A Bit of Earlier Context on Lab Leak Discourse

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At present, my main contribution to Lab Leak Discourse is making fun of it. I say this operating on the distinction provided to us by TPM Reader JS a couple weeks ago, noting that Lab Leak Discourse is now entirely autonomous from the actual ongoing research into the origins of COVID-19. Indeed, I noticed yesterday that it has now taken a new turn focusing on public opinion surveys showing that a majority of Americans believe COVID began with a laboratory accident at the virology lab in Wuhan, China. The “wisdom of crowds,” one Lab Leak advocate told me, should be given its own weight along with the judgments of those with domain expertise in virology, genomics and other fields.

In any case, I want to go back to the beginnings here to look at some context for how this all got started. One key event for those who say the original discussion of a lab leak was suppressed was a joint letter published in The Lancet all the way back in February 2020, before COVID had even arrived en masse in the U.S., standing in support of Chinese scientists to “strongly condemn conspiracy theories suggesting that COVID-19 does not have a natural origin.” (For more on the never-ending controversy about this letter you can Google the name of one of the signatories, Peter Daszak.) That letter has been a source of controversy ever since and The Lancet later revised the letter with a note that Daszak had worked with the researchers at the Wuhan lab in question.

But there’s another important moment in this drama I want to note.

The wave of lockdown orders that ushered in the COVID pandemic in the U.S. began on March 16th in San Francisco, about a month after the aforementioned letter. While public crises usually drive up public support for political leaders, President Trump’s mix of lies, denial and incompetence quickly created a political disaster for him running parallel to the public health disaster. Less than six weeks after the beginning of the pandemic Trump began hinting and then outright claiming that China was behind the creation of COVID as a way to shift blame away from his disastrous management of the unfolding catastrophe.

On April 30, Trump told reporters he’d seen evidence that convinced him that COVID was the product of a Chinese lab accident, but refused to give specifics: “I can’t tell you that. I’m not allowed to tell you that.”

It was a full court press across the administration. Days later, on May 3, then-Secretary of State Mike Pompeo said there was “enormous evidence” that COVID was the product of a Chinese virology lab.

As Politico explained in a June 2021 article, there were official administration talking points which attempted to push back against Chinese claims that the virus may not have originated in Wuhan at all but may have come from the United States. Those talking points focused on China’s own statements which acknowledged that the pandemic originated in Wuhan. But as Politico noted, one group of administration officials wanted to go “on the diplomatic offensive” with claims that a Chinese lab accident had spawned the disease.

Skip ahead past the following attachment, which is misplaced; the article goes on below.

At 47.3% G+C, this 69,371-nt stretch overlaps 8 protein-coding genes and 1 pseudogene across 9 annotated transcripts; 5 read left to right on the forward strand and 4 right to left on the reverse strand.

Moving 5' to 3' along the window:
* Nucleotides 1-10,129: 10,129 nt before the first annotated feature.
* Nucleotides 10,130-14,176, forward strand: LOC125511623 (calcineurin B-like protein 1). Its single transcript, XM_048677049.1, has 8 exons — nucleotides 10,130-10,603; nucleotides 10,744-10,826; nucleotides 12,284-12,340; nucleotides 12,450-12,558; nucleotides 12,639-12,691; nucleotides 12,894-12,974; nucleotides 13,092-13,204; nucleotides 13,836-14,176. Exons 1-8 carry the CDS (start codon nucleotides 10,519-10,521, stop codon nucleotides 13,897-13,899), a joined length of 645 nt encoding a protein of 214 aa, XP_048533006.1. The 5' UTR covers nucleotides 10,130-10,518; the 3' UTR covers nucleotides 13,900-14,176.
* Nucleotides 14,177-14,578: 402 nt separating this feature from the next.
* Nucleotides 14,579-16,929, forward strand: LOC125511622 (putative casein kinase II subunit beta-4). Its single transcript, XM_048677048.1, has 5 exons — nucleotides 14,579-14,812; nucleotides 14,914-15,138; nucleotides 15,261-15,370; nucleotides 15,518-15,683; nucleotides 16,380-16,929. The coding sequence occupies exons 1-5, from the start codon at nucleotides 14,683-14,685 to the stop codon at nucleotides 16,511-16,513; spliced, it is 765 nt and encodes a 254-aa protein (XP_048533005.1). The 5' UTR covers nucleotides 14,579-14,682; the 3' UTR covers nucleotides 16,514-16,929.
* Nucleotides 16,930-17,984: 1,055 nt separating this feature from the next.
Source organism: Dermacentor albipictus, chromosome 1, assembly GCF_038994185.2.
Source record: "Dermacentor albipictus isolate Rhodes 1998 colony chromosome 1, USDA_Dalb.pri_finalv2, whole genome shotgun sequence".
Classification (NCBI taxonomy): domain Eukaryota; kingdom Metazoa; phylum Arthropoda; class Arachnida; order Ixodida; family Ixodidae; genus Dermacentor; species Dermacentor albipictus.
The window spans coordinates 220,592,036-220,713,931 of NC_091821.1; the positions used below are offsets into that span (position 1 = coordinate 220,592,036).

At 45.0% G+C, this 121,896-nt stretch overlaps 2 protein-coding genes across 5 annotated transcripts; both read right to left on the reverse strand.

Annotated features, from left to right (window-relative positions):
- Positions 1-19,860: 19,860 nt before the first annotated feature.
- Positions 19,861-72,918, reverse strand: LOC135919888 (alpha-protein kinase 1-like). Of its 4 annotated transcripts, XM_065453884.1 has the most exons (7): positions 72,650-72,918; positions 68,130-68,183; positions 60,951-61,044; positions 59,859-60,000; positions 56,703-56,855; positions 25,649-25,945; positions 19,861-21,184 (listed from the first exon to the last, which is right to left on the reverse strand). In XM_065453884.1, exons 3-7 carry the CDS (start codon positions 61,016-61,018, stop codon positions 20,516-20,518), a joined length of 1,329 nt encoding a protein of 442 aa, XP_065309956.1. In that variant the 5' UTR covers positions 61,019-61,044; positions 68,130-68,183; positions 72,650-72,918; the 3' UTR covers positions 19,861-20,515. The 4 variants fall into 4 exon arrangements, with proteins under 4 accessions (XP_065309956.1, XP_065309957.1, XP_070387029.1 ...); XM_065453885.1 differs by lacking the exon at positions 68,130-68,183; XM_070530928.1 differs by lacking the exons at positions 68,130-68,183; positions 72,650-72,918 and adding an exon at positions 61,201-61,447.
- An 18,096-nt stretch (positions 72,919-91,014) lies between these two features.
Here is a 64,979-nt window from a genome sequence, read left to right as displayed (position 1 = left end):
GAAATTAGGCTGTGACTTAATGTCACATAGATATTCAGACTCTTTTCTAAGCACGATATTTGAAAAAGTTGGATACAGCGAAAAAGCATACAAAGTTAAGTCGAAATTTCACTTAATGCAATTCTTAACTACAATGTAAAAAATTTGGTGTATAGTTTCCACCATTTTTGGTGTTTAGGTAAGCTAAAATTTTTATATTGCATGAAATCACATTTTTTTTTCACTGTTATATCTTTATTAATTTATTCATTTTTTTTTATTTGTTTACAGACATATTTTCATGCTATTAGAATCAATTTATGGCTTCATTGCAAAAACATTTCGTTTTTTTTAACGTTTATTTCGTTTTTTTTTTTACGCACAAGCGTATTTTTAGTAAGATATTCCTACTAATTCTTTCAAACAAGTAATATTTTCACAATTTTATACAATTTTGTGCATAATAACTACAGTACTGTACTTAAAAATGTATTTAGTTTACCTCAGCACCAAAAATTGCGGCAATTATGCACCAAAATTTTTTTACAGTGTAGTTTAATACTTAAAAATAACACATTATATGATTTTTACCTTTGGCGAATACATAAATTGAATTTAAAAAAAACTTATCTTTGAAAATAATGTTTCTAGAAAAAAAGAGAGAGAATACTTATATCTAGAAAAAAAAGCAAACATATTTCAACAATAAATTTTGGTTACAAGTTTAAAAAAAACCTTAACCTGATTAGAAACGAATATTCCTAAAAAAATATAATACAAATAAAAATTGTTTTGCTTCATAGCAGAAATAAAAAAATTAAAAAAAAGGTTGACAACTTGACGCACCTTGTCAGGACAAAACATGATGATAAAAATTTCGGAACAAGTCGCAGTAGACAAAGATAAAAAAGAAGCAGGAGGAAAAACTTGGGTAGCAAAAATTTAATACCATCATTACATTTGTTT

Subsequent reporting from Politico and other sources makes clear the U.S. had no such intelligence. The most the U.S. had seen suggested that a lab leak was possible and couldn’t be ruled out — not any clear probative evidence. Indeed, if you look at reporting at the time — quite understandably — the real state of knowledge is best characterized as one of chaos and uncertainty. It’s difficult to capture, though we all lived through it, how much was uncertain in those early weeks, how much that we thought we knew ended up being wrong. But administration claims of clear evidence for a lab leak origins were clearly bogus and borne of President Trump’s domestic political needs and from hawkish NSC and State Department staffers in an attempt to gain geopolitical advantage.

“I really wasn’t sure exactly what [evidence] they were talking about,” one former senior national security official later told Politico about Trump’s and Pompeo’s comments. Other administration officials worried that in the absence of any positive evidence for a lab leak the White House’s aggressive posture was complicating still critical efforts to gain more cooperation from the Chinese about all aspects of the virus.

There’s no smoking gun that White House officials had showing there wasn’t a lab leak precisely because there was simply no clear evidence either way. Indeed, as the Politico article notes, circumstantial evidence that did lead some administration officials to believe a lab leak was “plausible and even likely” only came after Trump, Pompeo and others were already saying publicly they had damning evidence.

We still simply don’t know how COVID made it to humans. We knew much less three years ago. But the Trump White House, with its megaphone and ability to lean on secret information, was happy to claim otherwise for its own self-interested purposes. This is an important context for understanding how fraught and freighted discussion of this topic would soon become.

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